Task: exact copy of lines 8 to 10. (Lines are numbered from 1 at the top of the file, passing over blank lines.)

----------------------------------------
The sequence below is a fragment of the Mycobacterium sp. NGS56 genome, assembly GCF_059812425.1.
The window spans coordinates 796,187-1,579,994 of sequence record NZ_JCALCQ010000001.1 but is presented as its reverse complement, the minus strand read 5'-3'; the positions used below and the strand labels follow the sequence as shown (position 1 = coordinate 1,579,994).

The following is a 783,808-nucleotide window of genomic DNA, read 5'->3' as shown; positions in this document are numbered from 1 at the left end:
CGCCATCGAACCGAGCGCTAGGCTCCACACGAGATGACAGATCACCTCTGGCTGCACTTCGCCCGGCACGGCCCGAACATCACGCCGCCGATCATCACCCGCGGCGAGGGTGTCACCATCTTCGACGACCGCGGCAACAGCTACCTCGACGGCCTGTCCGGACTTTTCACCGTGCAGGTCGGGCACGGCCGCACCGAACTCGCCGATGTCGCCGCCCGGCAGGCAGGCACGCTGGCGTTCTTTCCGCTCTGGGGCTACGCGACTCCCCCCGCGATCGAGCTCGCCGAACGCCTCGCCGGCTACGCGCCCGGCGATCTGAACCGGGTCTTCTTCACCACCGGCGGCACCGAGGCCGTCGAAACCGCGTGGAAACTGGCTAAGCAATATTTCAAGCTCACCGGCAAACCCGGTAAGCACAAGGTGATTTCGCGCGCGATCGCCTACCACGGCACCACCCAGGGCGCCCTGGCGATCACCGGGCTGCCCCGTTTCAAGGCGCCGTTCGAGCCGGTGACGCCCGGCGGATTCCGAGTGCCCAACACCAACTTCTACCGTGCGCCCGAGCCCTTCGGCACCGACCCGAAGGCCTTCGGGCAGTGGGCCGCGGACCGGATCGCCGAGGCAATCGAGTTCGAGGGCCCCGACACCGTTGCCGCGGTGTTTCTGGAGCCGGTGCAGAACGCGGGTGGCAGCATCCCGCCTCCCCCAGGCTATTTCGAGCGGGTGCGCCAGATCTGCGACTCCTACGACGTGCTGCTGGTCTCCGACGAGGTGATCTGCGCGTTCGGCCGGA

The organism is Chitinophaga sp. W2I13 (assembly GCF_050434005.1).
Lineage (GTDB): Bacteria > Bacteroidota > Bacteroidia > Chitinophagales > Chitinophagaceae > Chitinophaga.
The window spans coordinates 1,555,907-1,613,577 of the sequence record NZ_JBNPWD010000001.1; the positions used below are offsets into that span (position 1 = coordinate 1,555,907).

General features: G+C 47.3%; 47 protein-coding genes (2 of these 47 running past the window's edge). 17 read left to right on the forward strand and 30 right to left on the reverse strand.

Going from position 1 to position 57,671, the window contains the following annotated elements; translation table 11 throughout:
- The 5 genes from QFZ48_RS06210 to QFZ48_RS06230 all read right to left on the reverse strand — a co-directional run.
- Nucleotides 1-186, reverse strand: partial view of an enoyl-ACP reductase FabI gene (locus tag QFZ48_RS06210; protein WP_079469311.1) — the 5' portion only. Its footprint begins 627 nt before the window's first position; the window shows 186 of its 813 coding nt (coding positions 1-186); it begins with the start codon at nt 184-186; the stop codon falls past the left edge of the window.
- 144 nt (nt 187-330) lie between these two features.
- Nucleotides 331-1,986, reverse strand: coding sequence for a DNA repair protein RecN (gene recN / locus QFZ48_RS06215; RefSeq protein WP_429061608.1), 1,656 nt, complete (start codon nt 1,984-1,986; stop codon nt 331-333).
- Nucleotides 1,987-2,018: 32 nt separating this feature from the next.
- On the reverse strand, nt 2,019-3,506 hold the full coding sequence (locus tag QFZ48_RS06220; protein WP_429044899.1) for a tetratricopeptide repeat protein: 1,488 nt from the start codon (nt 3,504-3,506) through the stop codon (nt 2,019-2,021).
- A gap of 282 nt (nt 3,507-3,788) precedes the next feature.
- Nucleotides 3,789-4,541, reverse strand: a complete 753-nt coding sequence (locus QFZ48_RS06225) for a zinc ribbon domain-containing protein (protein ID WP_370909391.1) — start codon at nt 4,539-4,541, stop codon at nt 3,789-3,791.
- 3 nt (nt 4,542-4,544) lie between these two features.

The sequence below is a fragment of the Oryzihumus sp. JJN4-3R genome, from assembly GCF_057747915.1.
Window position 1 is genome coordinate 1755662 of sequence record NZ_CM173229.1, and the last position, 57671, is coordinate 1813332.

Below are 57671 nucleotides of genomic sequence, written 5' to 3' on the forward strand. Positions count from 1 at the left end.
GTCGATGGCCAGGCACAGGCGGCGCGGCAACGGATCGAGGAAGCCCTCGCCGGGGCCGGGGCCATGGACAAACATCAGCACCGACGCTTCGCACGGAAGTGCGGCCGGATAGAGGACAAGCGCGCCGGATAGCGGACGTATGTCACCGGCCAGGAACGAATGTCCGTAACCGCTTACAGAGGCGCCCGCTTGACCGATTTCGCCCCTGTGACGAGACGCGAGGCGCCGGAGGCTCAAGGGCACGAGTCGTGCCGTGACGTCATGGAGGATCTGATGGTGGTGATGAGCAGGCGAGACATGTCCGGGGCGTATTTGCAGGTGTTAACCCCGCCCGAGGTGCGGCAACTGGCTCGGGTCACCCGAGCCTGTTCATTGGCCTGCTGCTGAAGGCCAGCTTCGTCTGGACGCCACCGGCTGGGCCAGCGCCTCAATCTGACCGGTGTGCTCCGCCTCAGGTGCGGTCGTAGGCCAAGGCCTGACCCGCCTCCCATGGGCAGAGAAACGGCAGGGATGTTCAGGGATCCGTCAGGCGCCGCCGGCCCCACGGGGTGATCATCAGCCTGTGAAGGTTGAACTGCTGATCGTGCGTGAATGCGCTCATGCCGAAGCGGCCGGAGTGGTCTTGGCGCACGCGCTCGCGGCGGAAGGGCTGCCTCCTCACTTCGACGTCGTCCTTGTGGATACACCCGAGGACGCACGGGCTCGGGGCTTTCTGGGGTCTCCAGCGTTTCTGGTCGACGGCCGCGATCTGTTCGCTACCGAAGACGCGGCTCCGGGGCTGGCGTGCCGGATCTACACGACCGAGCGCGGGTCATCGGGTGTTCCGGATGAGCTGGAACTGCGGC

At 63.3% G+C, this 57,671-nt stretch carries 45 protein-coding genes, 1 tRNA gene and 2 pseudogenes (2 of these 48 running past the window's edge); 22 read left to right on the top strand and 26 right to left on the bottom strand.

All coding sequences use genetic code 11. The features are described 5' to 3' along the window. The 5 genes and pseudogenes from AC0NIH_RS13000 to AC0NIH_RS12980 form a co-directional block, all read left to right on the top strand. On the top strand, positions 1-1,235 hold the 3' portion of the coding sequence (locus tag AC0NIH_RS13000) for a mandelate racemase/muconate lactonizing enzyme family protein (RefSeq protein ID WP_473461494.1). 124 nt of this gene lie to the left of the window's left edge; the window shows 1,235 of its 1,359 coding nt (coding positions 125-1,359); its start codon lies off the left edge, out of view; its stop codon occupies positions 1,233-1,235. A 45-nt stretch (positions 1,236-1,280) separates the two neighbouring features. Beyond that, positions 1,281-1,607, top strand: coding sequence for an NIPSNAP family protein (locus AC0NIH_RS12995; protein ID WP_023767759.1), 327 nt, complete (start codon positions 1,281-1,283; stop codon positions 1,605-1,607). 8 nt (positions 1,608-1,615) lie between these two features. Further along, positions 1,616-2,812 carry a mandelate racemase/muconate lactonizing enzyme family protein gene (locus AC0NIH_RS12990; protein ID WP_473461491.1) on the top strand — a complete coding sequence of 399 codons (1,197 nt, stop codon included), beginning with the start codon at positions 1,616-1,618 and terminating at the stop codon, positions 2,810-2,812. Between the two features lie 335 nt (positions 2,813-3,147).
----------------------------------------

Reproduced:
General features: G+C 47.3%; 47 protein-coding genes (2 of these 47 running past the window's edge). 17 read left to right on the forward strand and 30 right to left on the reverse strand.

Going from position 1 to position 57,671, the window contains the following annotated elements; translation table 11 throughout:
- The 5 genes from QFZ48_RS06210 to QFZ48_RS06230 all read right to left on the reverse strand — a co-directional run.